I was recently asked to undertake the restoration of a lovely old Technics SL-120 direct-drive turntable. The SL-120 was basically an SL-1200, without a tonearm. Owners often chose to fit an SME 3009, as was the case with this old deck. This one though, had seen better days…
The Technics SL-120 is a quality direct-drive deck, featuring an ultra-low speed brushless DC motor. This gives it several notable advantages over belt-drive decks: no belt or transmission to introduce noise and irregularities of motion, a motor that is ultimately locked to a quartz crystal, meaning the deck is not subject to mains fluctuations as AC motor belt-driven decks are, and direct coupling of the platter to the motor, given that the platter and motor rotor are one part!
The SL-120 is not quite as heavily-built as the SL-1200, but nevertheless this is a solid deck, weighing in at 10 kg, with 1.75 kg of platter mass, just like the SL-1200. The deck features a strobe, with vernier speed adjustments possible via small knobs at the front left of the chassis. Speed change is effected by a lever.
This particular SL-120 exhibited several issues, notably the SME 3009 arm was in very poor shape with almost everything loose, broken or misadjusted. The motor bearing was dry and desperately in need of some oil. The chassis was also filthy and the lid was not attached properly at the back and the speed controls were not working properly, and were very stiff. the strobe seemed to be operating only intermittently as well.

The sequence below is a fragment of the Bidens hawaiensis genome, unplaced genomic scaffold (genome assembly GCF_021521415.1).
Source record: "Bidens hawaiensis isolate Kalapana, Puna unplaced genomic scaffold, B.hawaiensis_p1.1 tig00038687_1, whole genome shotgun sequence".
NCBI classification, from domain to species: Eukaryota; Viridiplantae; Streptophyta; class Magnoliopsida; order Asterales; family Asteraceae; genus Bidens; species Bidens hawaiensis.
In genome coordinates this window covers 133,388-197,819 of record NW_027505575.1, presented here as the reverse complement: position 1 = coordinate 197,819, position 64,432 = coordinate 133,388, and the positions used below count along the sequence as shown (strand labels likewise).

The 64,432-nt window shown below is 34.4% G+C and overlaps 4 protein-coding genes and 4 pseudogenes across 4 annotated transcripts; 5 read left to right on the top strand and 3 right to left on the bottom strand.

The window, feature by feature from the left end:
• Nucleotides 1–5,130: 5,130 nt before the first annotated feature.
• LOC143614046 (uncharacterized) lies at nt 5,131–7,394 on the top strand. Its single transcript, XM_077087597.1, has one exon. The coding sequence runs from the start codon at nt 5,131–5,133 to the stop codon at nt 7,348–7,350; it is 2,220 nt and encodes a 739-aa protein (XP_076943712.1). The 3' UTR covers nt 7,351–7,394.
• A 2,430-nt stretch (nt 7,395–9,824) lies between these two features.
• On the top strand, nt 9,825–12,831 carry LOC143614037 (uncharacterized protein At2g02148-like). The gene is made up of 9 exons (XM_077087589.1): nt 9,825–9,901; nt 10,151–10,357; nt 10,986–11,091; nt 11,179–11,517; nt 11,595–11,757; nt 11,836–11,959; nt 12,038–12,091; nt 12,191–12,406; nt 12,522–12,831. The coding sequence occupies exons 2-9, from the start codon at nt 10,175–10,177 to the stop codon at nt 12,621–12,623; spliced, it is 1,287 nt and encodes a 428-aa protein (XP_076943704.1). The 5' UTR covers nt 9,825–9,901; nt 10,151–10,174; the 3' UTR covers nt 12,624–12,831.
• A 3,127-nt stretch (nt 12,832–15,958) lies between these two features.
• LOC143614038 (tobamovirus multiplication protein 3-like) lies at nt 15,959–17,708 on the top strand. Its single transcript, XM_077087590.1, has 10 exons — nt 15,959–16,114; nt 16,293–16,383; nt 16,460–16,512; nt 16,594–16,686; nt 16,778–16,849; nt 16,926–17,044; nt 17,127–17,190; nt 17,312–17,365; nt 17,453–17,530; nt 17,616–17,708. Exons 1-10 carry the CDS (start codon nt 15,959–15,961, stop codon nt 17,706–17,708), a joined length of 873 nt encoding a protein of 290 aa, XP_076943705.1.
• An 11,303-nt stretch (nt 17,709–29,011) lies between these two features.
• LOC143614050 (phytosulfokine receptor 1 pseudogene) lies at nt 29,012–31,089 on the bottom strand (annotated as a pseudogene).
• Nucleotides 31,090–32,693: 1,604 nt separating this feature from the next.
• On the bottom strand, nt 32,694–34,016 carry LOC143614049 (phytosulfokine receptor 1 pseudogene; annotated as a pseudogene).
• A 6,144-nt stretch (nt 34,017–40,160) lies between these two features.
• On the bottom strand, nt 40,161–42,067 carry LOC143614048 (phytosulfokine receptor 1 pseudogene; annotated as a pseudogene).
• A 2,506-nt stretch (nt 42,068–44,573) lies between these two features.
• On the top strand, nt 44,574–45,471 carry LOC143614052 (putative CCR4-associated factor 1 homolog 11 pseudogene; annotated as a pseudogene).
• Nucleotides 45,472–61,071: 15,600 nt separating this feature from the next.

Basically I fixed the headshell wires and resoldered a couple of cartridge clips. I thoroughly cleaned the arm as you will see in the photos and attached a nice new Ortofon 2M red cartridge. I opened her up and cleaned the speed adjustment pots, speed switch, cleaned the whole chassis and lubed the motor.
In relation to the SME 3009, some work was required there and this needs to be factored in if you are planning similar work yourself. Soldering cartridge clips requires a fine soldering iron, a low – moderate tip temperature and a very steady hand, along with an ‘assistant’ in the form of a small vice or soldering assistant.
In terms of the mechanical components of the arm, almost everything is adjustable on the 3009, and most of these adjustments will be set up incorrectly in my experience. You have to set the lateral balance, stylus downforce, anti skate, damping paddle, arm ride height and arm travel along the arm mounting plate. All of this must be set precisely, in order to extract maximum performance from this venerable tonearm.
After working through the issues, the SL-120 came up beautifully and her owner was very happy. I can certainly recommend the technics SL-120 as a great mid-range deck, that should give years of reliable service and offer many advantages over cheap new belt-drive decks.
If you want more reading on the Technics SL-120, or the owner’s or service manuals, visit the Vinyl Engine!